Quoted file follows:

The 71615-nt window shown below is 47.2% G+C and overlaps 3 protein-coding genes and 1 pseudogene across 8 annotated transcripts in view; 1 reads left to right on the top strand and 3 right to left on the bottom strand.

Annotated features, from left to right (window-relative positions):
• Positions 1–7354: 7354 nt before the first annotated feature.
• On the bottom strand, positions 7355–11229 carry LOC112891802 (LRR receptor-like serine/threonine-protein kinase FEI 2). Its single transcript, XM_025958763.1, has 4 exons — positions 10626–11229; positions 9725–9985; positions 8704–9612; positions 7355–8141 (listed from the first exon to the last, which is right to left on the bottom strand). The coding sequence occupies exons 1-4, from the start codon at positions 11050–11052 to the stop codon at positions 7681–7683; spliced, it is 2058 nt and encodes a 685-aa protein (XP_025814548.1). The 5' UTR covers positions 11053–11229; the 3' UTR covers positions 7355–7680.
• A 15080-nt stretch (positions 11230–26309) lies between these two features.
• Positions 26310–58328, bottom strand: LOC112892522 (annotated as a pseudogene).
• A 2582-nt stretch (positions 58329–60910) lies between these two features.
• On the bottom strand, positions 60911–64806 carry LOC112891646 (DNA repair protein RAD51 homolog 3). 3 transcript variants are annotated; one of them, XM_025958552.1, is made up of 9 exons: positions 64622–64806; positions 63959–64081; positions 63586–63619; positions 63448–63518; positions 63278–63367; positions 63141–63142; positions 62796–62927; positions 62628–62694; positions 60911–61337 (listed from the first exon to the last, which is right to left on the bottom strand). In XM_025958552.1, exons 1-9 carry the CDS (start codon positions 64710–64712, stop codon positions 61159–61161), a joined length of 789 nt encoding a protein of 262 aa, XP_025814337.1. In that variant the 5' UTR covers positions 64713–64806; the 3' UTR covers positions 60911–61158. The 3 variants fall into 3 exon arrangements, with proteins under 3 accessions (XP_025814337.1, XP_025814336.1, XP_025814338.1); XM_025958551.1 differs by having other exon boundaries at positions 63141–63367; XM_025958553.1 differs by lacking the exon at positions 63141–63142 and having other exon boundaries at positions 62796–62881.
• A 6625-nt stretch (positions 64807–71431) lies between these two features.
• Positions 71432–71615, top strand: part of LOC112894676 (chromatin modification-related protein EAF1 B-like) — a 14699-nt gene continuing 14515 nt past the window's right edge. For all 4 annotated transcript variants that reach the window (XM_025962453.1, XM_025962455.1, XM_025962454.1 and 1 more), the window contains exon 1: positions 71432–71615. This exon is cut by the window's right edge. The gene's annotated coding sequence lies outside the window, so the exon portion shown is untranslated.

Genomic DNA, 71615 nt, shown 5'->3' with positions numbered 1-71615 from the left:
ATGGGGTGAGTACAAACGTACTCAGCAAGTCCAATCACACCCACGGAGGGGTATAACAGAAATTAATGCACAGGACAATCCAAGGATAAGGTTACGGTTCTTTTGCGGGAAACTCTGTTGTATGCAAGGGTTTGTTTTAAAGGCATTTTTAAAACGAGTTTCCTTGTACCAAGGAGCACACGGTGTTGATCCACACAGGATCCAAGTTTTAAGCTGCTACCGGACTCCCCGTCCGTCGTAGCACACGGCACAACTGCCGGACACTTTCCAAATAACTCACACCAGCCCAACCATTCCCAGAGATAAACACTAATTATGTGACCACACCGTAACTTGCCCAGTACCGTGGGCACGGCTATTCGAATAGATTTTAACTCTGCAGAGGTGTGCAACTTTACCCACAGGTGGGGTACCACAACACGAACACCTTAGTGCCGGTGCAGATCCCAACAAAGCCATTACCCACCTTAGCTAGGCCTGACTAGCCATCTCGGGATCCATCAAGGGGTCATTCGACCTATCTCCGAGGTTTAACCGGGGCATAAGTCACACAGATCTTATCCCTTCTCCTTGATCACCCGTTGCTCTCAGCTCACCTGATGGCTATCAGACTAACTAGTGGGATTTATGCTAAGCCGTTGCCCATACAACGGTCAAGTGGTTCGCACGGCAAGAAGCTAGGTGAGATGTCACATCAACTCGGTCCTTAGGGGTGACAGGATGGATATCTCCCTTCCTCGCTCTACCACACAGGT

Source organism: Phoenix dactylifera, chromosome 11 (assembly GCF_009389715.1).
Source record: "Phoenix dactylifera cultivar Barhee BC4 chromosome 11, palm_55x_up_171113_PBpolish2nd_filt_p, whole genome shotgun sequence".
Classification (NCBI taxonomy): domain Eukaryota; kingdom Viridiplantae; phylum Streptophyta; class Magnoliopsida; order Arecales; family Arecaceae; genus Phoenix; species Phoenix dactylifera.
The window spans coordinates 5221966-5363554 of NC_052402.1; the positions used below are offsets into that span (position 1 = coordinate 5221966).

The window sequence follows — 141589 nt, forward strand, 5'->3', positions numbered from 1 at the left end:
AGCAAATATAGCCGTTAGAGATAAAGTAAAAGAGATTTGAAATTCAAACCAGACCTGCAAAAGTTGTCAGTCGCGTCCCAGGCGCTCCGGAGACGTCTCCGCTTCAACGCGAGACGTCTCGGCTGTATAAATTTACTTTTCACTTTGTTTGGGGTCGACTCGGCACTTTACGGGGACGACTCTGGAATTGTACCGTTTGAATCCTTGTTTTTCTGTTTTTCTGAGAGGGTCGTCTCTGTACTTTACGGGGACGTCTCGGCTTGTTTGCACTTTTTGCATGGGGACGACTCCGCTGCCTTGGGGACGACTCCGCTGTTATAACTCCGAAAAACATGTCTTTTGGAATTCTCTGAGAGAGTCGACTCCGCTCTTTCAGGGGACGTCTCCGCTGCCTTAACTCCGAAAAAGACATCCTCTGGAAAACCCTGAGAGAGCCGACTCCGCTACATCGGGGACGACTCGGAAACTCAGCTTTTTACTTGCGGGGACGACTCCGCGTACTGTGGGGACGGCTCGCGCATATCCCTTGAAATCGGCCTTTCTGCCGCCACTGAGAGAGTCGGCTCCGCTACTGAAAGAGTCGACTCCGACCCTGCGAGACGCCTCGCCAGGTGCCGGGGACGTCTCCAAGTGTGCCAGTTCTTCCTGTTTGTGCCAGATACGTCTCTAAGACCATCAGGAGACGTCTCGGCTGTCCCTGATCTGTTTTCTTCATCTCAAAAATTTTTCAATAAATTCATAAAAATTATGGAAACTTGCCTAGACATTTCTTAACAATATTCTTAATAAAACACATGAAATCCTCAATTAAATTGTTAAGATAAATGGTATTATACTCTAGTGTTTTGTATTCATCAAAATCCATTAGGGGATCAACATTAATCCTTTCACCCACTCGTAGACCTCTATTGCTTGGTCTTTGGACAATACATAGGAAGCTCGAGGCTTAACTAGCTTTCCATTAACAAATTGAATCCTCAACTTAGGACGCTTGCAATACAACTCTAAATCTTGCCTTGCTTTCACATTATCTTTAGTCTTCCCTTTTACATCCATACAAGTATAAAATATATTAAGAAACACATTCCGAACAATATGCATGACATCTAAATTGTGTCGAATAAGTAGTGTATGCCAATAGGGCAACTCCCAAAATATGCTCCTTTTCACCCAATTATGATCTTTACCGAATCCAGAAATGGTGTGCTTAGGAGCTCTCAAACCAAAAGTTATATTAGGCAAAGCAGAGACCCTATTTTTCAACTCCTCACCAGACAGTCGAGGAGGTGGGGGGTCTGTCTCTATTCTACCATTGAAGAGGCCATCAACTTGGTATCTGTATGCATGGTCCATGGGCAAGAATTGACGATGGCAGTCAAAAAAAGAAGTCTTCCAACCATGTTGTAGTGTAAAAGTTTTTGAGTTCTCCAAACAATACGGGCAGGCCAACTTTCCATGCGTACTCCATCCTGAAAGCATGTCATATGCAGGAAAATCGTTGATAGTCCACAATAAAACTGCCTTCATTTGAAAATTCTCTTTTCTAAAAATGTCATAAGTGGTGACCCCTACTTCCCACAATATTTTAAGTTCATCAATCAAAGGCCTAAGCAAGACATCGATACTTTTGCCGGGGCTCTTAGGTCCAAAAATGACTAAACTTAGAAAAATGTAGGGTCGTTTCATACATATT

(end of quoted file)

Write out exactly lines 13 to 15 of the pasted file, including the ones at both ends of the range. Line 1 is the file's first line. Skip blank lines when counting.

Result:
Source organism: Phoenix dactylifera, chromosome 11 (assembly GCF_009389715.1).
Source record: "Phoenix dactylifera cultivar Barhee BC4 chromosome 11, palm_55x_up_171113_PBpolish2nd_filt_p, whole genome shotgun sequence".
Classification (NCBI taxonomy): domain Eukaryota; kingdom Viridiplantae; phylum Streptophyta; class Magnoliopsida; order Arecales; family Arecaceae; genus Phoenix; species Phoenix dactylifera.